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DNS worm strikes at Microsoft flaw

A new worm called Rinbot.BC exploits the Microsoft DNS flaw by installing an IRC bot on infected machines and scanning for other vulnerable servers.

While crackers continue to attack the unpatched vulnerability in Microsoft Corp.'s DNS Server Service, a new worm also is exploiting the flaw. The new DNS worm is a variant of the Rinbot worm, which installs an IRC bot on infected machines and goes about the business of scanning for other vulnerable servers.

The DNS worm appeared on the Internet Monday, a few days after several different exploits for the vulnerability began circulating.

Microsoft issued an advisory about the isolated attacks Monday, but the appearance of the worm ups the ante and may put more pressure on Microsoft to release a patch for the flaw, which is in the server's Remote Procedure Call (RPC) implementation, outside of its monthly cycle. Company officials said they are monitoring the attacks and working "around the clock" on a patch for the problem.

The new worm, which Symantec Corp. is calling Rinbot.BC, scans for servers listening on TCP port 1025. When it finds a partner, it attempts to execute a specific kind of DNS query on the machine and exploit the DNS RPC flaw. If it's successful, Rinbot.BC then installs a copy of itself on the compromised machine and contacts a remote IRC server and joins a chat channel and awaits further instructions. The bot then begins scanning for other servers listening on port 1025 and begins the process all over again.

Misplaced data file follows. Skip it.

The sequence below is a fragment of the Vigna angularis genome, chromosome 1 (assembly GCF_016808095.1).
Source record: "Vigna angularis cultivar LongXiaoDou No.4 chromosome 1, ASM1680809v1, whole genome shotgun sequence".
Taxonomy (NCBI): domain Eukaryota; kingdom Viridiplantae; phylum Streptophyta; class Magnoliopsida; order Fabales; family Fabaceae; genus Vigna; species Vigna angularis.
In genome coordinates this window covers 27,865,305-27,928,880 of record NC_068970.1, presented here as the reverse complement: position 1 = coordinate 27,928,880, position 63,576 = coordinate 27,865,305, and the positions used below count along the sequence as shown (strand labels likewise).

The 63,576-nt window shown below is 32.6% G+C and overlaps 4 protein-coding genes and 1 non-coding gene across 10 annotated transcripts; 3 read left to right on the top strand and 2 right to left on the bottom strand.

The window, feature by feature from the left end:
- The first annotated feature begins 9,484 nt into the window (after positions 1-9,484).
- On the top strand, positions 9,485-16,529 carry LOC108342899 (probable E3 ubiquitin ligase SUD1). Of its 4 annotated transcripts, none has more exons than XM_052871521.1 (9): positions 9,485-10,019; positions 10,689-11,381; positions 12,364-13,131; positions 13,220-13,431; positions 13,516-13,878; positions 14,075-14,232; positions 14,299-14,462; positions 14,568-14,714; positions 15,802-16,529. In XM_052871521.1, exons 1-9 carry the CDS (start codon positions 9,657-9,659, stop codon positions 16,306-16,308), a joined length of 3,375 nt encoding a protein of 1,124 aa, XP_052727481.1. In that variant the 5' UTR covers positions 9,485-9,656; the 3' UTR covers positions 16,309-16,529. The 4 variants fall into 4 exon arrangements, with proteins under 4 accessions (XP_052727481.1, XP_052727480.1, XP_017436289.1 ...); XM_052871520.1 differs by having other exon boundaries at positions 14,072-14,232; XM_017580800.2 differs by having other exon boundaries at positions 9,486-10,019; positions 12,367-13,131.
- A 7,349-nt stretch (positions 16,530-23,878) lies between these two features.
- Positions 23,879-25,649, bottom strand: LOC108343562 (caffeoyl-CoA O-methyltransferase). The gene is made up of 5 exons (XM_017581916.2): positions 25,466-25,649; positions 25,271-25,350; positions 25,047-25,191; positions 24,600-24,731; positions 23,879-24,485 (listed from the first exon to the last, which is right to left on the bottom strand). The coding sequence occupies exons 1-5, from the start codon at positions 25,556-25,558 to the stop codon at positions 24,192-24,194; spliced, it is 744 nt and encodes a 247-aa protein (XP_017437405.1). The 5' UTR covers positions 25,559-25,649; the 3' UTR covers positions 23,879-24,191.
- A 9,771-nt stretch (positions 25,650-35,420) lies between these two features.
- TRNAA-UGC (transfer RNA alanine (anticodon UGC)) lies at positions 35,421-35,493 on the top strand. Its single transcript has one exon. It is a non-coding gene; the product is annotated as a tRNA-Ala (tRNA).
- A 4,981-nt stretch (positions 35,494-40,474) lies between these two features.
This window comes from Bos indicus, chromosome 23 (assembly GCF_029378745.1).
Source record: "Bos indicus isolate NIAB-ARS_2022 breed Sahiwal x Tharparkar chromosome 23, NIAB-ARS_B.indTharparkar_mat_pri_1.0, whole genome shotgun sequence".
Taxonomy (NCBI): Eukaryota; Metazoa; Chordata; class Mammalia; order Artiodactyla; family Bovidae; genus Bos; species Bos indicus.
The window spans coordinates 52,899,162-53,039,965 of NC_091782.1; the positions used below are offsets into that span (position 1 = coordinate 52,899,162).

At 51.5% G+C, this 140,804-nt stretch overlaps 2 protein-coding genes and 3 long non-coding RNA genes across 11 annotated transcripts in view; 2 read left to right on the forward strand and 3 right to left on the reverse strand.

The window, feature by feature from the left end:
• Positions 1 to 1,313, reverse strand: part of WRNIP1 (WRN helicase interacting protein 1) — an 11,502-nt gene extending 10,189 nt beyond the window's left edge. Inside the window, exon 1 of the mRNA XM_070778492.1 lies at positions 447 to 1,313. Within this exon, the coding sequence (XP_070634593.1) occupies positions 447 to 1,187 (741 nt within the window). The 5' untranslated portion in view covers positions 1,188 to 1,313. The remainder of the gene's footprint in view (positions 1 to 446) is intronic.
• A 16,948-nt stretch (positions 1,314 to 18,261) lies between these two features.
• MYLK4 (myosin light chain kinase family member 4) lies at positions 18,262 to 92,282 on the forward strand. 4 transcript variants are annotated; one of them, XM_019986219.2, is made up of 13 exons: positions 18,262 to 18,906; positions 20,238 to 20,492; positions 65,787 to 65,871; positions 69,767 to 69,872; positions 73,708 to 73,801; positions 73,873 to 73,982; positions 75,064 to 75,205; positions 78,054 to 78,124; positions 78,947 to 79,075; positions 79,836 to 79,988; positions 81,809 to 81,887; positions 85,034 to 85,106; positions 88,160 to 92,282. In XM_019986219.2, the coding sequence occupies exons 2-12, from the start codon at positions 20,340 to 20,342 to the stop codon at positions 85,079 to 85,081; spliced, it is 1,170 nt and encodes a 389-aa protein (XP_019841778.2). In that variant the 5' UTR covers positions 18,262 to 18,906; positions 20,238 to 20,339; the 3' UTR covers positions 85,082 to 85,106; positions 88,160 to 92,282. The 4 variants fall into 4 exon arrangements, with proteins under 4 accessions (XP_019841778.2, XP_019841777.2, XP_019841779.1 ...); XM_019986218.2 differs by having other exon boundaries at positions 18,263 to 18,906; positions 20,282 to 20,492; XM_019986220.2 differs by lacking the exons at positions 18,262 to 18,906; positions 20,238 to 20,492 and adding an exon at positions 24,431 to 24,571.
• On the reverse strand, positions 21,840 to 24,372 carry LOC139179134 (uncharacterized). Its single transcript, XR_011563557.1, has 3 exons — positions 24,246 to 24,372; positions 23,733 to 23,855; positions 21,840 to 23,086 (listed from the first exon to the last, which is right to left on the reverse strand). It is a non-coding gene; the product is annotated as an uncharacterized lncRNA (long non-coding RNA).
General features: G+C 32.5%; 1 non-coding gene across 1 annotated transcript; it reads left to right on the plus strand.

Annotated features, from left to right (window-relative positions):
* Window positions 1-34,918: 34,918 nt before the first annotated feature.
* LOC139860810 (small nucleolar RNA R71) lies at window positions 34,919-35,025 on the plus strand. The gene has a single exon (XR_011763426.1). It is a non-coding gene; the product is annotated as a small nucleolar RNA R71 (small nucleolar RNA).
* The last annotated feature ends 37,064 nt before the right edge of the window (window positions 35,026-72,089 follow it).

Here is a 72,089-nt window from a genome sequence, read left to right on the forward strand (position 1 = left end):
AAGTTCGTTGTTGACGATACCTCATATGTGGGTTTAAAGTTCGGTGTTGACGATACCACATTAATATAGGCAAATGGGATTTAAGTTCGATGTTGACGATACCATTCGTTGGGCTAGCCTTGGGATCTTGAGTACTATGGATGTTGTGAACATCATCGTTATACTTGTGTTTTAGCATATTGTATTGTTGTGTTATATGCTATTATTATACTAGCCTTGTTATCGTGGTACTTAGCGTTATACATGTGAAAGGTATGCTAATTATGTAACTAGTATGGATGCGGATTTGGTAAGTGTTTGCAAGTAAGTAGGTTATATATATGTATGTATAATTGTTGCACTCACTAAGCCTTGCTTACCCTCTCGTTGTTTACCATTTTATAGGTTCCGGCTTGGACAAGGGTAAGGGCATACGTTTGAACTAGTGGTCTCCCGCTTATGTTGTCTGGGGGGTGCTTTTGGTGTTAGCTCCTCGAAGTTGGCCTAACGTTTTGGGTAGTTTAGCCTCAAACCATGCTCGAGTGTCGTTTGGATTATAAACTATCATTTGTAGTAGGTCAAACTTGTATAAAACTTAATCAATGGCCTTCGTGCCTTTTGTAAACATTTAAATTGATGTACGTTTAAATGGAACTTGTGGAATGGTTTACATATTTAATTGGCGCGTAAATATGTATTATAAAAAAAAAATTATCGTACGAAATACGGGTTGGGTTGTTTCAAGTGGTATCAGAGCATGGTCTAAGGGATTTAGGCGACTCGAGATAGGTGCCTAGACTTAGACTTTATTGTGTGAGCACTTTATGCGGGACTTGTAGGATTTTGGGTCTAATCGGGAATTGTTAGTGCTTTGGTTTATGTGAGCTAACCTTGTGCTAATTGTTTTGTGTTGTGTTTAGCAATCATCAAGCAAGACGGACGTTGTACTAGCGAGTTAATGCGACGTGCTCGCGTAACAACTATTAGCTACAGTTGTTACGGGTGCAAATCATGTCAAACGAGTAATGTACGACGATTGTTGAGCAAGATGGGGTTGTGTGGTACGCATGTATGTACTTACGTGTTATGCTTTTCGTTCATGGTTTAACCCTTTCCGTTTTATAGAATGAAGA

The DNS worm also can spread by exploiting two other vulnerabilities, one in Symantec's Client Security and another in the Windows Server Service, Symantec officials said.

The flaw in the Windows DNS Server Service first cam to light last week, and although Microsoft, of Redmond, Wash., has issued a security advisory about the problem and said it is working on a patch, it's unclear whether the company would release the fix before its next scheduled patch date, which is May 8.

The vulnerability is particularly troublesome because it affects DNS servers, which do the work of resolving domain names to the actual IP addresses of the Web servers hosting the requested sites. DNS servers have proved to be popular targets for attackers in the past, but security experts are cautioning that the Rinbot.BC worm appears to be a low-level threat at this point.

Microsoft has advised customers to implement one of the workarounds it suggests in its advisory on the DNS RPC vulnerability.

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